Specifically, a clear ink composition of the present invention that is useful in such an ink set is characterized by containing polymer fine particles and not containing a colorant.

The polymer fine particles are preferably polymer fine particles of at least one type selected from the group consisting of (i) sulfonic acid group-containing polymers (sol type resins), (ii) modified polypropylene emulsions, (iii) copolymers obtained by polymerizing, in the presence of alcoholic hydroxyl group-containing water-soluble macromolecular compound(s) or copolymerizable surfactant(s), ethylenic unsaturated carboxylic acid monomer(s) and other monomer(s) copolymerizable therewith, and (iv) emulsified resins having a particle diameter of at least 70 nm.

In particular, in the case that the clear ink composition contains any of (i) to (iv) as the polymer fine particles, it is preferable for the clear ink composition to contain both (i) and (ii), or both (ii) and (iii), as the polymer fine particles.

The ink set of the present invention is characterized by comprising a clear ink composition as described above, and at least a yellow ink composition, a magenta ink composition, and a cyan ink composition.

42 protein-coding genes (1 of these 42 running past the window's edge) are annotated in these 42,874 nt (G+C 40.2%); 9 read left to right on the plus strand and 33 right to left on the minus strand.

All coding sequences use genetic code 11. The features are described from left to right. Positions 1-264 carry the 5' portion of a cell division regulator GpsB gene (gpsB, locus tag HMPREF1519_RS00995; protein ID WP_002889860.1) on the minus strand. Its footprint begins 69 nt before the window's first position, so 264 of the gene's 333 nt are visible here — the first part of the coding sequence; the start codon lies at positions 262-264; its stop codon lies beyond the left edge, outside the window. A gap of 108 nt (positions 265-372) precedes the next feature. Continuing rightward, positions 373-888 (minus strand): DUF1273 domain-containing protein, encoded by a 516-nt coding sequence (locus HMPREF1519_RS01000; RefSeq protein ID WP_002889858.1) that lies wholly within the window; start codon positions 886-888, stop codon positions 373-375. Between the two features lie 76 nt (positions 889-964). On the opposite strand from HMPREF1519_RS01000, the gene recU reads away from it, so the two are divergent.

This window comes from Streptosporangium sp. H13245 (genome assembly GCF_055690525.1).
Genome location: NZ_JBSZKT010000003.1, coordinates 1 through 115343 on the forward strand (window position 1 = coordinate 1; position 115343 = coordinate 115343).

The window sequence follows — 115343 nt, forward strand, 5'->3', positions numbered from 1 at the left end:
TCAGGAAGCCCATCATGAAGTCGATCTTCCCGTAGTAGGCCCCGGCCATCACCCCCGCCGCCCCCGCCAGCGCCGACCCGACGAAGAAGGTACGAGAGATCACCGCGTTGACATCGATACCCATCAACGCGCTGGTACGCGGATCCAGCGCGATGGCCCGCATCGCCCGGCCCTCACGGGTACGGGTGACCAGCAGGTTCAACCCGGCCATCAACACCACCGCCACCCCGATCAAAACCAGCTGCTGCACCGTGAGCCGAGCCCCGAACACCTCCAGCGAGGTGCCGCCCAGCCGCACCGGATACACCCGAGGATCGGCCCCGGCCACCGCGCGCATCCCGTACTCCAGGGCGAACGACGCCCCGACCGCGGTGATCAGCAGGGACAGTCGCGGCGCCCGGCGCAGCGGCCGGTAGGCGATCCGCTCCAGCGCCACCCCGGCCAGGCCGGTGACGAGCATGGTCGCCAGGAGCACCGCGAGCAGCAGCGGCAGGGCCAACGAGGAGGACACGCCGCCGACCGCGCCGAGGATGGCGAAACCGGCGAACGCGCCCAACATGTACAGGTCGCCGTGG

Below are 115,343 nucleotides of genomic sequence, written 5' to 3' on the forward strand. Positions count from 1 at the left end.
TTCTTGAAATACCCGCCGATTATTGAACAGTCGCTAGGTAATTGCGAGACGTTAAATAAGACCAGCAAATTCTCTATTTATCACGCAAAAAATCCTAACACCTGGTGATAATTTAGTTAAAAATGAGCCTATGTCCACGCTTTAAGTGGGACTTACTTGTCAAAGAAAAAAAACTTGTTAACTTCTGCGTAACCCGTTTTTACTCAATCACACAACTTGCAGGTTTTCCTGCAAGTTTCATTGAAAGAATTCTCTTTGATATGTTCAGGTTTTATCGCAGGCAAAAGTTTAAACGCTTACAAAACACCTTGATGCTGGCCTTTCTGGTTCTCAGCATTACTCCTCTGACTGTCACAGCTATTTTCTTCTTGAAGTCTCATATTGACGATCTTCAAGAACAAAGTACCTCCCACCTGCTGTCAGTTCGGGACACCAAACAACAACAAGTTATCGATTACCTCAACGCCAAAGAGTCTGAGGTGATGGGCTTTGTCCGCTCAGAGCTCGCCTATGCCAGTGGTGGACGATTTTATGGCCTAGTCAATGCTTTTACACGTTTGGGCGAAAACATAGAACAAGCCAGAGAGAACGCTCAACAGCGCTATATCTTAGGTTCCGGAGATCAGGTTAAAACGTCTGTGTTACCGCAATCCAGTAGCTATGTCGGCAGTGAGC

Alternatively, the ink set of the present invention is characterized by comprising a clear ink composition that contains polymer fine particles and contains up to 0.4 wt % of a colorant, and at least a yellow ink composition, a magenta ink composition, and a cyan ink composition.

The ink set can be used in ink jet recording.

An ink cartridge of the present invention houses an ink set as described above.

Moreover, an inkjet recording method of the present invention is characterized by using a clear ink composition as described above, and a yellow ink composition, a magenta ink composition and a cyan ink composition, or using an ink set as described above, and carrying out recording by attaching the various ink compositions onto a recording medium.

In this specification, ‘duty’ is the value calculated using the following equation.